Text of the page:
Spearmint offers behavioral radioprotection. - GreenMedInfo Summary
Mint oil (Mentha spicata Linn.) offers behavioral radioprotection: a radiation-induced conditioned taste aversion study.
Phytother Res. 2009 Feb;23(2):293-6. PMID: 18853399
Division of Radiation Biology and Radioprotection, Institute of Nuclear Medicine and Allied Sciences, Brig. S. K. Mazumdar Road, Delhi 110 054, India.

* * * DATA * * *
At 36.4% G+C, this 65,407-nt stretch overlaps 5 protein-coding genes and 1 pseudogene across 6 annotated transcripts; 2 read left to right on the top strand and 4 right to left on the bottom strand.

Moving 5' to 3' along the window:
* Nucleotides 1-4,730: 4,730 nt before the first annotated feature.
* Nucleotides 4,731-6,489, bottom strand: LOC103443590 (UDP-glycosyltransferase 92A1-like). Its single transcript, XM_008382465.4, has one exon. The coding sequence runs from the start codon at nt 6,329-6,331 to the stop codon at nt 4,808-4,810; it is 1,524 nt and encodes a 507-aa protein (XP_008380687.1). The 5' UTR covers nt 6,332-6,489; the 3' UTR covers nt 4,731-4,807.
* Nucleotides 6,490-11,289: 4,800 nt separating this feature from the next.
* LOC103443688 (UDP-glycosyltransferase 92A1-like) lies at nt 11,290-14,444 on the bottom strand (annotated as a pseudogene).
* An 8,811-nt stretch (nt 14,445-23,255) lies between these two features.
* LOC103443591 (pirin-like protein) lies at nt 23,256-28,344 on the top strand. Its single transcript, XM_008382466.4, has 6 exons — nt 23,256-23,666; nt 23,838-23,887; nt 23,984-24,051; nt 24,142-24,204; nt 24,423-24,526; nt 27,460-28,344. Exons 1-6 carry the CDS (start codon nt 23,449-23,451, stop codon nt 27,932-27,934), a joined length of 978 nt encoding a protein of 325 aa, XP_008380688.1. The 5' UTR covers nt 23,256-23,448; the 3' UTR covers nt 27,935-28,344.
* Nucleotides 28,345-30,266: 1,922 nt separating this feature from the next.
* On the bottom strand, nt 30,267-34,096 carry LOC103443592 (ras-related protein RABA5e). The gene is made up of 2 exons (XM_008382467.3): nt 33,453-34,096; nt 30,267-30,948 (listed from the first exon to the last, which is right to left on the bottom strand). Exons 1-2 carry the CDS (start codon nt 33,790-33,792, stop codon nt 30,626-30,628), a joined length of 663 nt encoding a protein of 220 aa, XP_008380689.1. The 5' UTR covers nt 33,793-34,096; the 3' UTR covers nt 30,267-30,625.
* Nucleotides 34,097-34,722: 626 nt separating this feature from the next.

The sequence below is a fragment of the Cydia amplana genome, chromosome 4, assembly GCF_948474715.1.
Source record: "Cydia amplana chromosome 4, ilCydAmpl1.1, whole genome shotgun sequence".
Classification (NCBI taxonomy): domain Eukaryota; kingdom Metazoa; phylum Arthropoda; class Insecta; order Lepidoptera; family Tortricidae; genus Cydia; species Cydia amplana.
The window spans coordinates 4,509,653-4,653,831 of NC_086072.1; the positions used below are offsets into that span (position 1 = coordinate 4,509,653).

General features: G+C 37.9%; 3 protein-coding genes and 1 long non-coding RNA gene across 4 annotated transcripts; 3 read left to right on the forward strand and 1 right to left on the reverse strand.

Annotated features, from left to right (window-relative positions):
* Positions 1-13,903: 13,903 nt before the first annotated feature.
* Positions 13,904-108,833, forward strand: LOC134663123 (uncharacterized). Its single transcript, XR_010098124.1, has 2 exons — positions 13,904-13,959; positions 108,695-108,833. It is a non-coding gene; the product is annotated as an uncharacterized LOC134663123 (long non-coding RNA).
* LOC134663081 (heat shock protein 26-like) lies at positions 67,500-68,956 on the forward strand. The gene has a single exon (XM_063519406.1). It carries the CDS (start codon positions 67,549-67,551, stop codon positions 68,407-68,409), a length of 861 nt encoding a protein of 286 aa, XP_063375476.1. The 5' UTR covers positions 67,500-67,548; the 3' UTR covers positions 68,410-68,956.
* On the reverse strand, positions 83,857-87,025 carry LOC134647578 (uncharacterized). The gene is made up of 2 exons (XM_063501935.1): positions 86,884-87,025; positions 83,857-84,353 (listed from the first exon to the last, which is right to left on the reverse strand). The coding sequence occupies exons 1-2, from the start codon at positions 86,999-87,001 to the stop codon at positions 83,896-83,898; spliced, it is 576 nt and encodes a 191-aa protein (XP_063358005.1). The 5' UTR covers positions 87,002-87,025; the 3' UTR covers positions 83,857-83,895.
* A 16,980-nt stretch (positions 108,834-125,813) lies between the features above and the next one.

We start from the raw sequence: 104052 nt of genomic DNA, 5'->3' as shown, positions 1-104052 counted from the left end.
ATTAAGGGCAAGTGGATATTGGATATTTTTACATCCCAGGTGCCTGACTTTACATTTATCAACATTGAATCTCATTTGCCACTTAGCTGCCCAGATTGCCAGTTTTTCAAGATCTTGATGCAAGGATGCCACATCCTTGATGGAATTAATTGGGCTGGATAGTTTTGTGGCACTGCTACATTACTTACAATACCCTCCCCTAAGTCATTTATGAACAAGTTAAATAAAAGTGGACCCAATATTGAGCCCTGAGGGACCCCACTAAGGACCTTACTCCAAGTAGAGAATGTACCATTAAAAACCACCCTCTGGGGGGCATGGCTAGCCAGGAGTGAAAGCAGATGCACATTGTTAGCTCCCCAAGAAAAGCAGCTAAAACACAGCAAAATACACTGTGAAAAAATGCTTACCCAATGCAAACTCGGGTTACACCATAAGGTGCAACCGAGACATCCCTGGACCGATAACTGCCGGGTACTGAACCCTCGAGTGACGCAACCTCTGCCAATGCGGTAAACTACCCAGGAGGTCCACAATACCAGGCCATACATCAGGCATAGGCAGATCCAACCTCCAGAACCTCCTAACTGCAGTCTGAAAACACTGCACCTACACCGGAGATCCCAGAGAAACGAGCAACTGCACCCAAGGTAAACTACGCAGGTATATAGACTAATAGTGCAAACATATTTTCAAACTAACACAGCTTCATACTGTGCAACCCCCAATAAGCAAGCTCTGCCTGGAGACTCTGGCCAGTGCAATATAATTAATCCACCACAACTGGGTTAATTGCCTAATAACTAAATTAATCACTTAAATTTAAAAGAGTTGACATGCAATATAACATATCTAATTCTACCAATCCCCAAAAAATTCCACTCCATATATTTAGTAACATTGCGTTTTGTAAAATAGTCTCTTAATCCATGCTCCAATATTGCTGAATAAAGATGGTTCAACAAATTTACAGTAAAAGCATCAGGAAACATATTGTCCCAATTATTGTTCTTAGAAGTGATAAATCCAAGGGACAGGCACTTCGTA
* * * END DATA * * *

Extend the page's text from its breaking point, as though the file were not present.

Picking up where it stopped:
Mentha spicata Linn. (mint), a herb well known for its gastroprotective properties in the traditional system of medicine has been shown to protect against radiation-induced lethality, and recently its constituents have been found to possess calcium channel antagonizing properties. The present study examined the behavioral radioprotective efficacy of mint oil (obtained from Mentha spicata), particularly in mitigating radiation-induced conditioned taste aversion (CTA), which has been proposed as a behavioral endpoint that is mediated by the toxic effects of gamma radiation on peripheral systems, primarily the gastrointestinal system in the Sprague-Dawley rat model. Intraperitoneal administration of Mentha spicata oil 10% (v/v), 1 h before 2 Gy gamma radiation, was found to render significant radioprotection against CTA (p<0.05), by blocking the saccharin avoidance response within 5 post-treatment observational days, with the highest saccharin intake being observed on day 5. This finding clearly demonstrates that gastroprotective and calcium channel antagonizing properties of Mentha spicata can be effectively utilized in preventing radiation-induced behavioral changes.